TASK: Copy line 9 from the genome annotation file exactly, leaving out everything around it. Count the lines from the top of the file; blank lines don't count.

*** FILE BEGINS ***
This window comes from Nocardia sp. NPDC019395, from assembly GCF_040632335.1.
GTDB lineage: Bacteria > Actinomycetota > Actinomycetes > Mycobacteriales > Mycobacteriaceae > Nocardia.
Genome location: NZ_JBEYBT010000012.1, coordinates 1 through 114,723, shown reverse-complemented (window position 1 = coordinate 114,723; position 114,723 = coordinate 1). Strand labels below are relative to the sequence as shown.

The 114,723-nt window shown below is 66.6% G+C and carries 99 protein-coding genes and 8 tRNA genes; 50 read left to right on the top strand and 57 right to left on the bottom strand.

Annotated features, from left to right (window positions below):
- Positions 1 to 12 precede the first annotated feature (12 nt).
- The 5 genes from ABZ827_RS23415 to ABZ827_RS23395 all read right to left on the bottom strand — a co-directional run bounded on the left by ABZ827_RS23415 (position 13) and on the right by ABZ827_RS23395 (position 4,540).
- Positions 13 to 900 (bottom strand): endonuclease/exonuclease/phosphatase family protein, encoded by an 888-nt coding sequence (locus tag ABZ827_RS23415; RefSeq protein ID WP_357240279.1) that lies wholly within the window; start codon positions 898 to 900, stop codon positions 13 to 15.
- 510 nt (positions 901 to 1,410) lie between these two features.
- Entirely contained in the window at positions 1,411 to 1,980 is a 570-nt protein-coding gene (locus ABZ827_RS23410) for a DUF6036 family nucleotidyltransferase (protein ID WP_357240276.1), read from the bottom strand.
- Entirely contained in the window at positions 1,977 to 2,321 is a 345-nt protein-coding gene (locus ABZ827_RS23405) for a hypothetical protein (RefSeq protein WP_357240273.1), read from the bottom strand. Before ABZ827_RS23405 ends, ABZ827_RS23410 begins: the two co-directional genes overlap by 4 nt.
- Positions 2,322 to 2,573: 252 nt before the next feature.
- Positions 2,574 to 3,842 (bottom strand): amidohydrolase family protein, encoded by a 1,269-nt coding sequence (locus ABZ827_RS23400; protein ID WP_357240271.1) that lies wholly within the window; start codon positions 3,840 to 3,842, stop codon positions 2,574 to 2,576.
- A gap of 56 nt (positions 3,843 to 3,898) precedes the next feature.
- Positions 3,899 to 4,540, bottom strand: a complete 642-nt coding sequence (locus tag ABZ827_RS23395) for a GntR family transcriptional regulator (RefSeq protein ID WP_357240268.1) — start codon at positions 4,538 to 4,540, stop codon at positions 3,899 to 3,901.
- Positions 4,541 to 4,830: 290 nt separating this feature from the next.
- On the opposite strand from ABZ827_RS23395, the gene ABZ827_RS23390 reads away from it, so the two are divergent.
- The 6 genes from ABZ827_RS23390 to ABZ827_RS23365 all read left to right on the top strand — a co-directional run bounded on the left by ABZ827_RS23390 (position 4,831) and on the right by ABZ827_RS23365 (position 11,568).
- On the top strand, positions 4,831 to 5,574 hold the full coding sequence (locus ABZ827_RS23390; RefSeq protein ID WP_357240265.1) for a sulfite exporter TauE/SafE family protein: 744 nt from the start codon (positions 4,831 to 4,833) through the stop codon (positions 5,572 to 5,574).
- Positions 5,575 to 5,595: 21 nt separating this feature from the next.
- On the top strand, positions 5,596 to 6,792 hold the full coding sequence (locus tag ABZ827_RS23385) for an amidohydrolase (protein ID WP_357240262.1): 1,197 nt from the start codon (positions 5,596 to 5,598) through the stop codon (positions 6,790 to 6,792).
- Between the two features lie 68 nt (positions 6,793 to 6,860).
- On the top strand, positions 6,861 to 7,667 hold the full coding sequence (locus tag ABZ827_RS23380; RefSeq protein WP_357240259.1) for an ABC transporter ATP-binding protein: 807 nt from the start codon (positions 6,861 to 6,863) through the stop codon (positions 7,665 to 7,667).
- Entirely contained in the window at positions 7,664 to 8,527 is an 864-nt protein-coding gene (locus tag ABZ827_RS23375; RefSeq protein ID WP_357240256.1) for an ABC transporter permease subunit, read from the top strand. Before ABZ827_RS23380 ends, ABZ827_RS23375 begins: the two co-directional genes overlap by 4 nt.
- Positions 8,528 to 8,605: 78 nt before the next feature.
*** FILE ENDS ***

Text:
- 510 nt (positions 901 to 1,410) lie between these two features.